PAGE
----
Maths and History in the “Science in the Classroom” programme in London

Wednesday, February 10, 2016

On the 8th February 2016, Mathematician Francisco A. González Redondo and Lecturer of History of Science in the Universidad Complutense de Madrid visited 14-18 years-old students in the Spanish School Vicente Cañada Blanch. This was the third session of “Science in the Classroom”. The title of the lecture was “The journey of a Mathematician between Sciences and Humanities”. 

González-Redondo obtained his Degree in Mathematics by the Universidad de Cantabria in 1988 and later on, he got not only a PhD in Philosophy and Sciences of Education by the Universidad Complutense de Madrid (UCM) in 1993, but also a PhD in History of Mathematics by the Universidad Politécnica de Madrid in 2000. Currently he is a Lecturer in the Department of Algebra of the Faculty of Education at the UCM, and member of many academies and learned societies. Through his academic story, Dr Gonzalez-Redondo aimed to deliver a clear message to students: “in life, you need to be responsible, take decisions every time, and make many efforts to achieve all your dreams”. 

The Lecturer of Universidad Complutense de Madrid also described the daily routine of a University Lecturer, stressing the four key objectives of the University: research, education, transfer of knowledge, and dissemination of knowledge to society.

Renowned Spanish scientists

González-Redondo mentioned his different research lines, from the History of Mathematics, to Physics, Chemistry, Education and Technology. Even more, the Lecturer also does research on the biography of the life and achievements of renowned Spanish scientists such as Blas Cabrera, Enrique Moles, and Leonardo Torres-Quevedo. Precisely, it was with the latter, that Dr Gonzalez-Redondo expanded his talk.

Why did Maurice D’Ocagne define Leonardo Torres-Quevedo as the “most prodigious inventor of all his time”? Students were surprised to learn everything about the prolific achievements of this engineer: algebraic machines, cable railway, “telekino”, chess machines, and so on. González-Redondo ensured that “when a Historian of Science as myself finds such an impressive life’s work of one of the few figures of worldwide reputation as Leonardo Torres-Quevedo, but also checks that it is not known at all, not even in Engineering Schools; then, one has the moral obligation to communicate it in conferences, universities, learned societies and, as we do here today, schools. This Spanish Engineer was ahead of his time in many fields, for instance he was ahead of the works of pioneers in Computer Sciences such as Alan Turing or Norbert Wiener. So we ought to place Torres-Quevedo in the place he well deserves”. 

Students wanted to learn how a mathematician was involved in historical research projects as well as how he could do so many things in his day-to-day. González-Redondo replied “as someone with a Degree in Mathematics, I could have worked in many companies that approached Mathematicians from the Universidad de Cantabria, or could have opted to quickly obtain a position as a teacher at any school, but I was thrilled to do research, to teach and to communicate in and from the University. In summary, I wanted to give back to society with my job as much as the society had supported me with my public education.”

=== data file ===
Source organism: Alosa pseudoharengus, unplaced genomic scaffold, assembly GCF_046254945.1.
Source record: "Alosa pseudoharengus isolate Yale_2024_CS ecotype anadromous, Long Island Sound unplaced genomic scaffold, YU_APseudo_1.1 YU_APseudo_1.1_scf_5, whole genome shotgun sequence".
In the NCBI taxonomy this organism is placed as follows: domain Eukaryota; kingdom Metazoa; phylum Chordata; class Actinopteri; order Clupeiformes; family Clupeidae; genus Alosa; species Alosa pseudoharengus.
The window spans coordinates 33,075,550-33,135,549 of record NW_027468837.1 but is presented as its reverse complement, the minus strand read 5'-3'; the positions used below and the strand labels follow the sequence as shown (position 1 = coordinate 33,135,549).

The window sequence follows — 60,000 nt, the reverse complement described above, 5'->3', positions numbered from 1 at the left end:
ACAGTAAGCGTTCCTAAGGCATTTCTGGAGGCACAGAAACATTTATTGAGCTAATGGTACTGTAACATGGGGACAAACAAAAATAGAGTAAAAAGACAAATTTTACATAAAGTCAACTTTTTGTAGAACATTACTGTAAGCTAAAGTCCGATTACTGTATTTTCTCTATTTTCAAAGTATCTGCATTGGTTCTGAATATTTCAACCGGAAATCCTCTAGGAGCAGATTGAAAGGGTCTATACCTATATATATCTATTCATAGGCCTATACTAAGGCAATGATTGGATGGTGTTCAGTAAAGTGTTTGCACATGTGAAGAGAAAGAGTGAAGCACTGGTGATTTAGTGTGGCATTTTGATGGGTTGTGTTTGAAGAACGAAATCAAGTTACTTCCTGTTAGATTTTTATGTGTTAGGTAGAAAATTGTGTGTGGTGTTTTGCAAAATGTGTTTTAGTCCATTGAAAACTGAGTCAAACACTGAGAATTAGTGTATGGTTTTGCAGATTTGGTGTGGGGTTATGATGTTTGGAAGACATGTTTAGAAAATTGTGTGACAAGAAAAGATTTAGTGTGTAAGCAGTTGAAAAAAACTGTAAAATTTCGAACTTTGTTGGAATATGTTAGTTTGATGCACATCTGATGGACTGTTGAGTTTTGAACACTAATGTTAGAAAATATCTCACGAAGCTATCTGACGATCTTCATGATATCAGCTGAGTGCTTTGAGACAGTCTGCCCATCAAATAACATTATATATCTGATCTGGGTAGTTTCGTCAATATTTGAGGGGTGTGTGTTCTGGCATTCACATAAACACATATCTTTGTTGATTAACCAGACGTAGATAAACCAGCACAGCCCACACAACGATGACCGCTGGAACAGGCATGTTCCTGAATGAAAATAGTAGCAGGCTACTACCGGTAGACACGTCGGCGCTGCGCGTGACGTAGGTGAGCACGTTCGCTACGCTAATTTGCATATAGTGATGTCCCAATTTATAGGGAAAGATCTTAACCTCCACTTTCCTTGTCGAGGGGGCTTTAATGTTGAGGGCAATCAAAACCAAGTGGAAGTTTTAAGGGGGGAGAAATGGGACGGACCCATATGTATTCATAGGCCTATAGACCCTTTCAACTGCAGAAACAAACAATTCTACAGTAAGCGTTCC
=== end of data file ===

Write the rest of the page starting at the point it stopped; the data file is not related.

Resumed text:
The international scientific coordinator of FECYT in London and coordinator of “Science in the Classroom”, Dr Lorenzo Melchor, actively collaborated during the lectures to live up debates. According to Lorenzo, “Francisco González-Redondo’s communication skills had inspired students to ask themselves vital questions, as well as to understand that to achieve every goal, it is required to make a big effort. Moreover, Francisco has surprised students with Leonardo Torres Quevedo’s life works”. 

Minister Counsellor for Cultural and Scientific Affairs of the Spanish Embassy in London, Mr Fernando Villalonga, attended one of the lectures. “This session of ‘Science in the Classroom’ has shown a good example to students. The talk has been very motivating and it will help them to take decisions about their personal life and professional careers. Everything at a crucial age”, he concluded. 

González-Redondo was very fulfilled with his participation in “Science in the Classroom”. He commented that “compared with other talks that I have given at universities, academies or research centres, both in Spain or abroad, this session to young students has been the most challenging so far. I wanted to stress the importance of responsibility, a culture of effort, and the need to giving back to society, regardless of the job these students end up working in”.

About “Science in the Classroom”

“Science in the Classsroom” is a programme organised by the Spanish Foundation for Science and Technology (FECYT) and the Office for Cultural and Scientific Affairs of the Embassy of Spain in London, by which a scientist or engineer per month visits 14-18 years-old students in the Spanish School Vicente Cañada Blanch in London until the end of the term. This programme is also supported by the Spanish Education Office in the United Kingdom and the Republic of Ireland, the Spanish School Vicente Cañada Blanch, and the Society of Spanish Researchers in the United Kingdom (SRUK/CERU). “Science in the Classroom” is embedded in the FECYT line of action related to the promotion of scientific culture and dissemination, and support for internationalization of Spanish science. 


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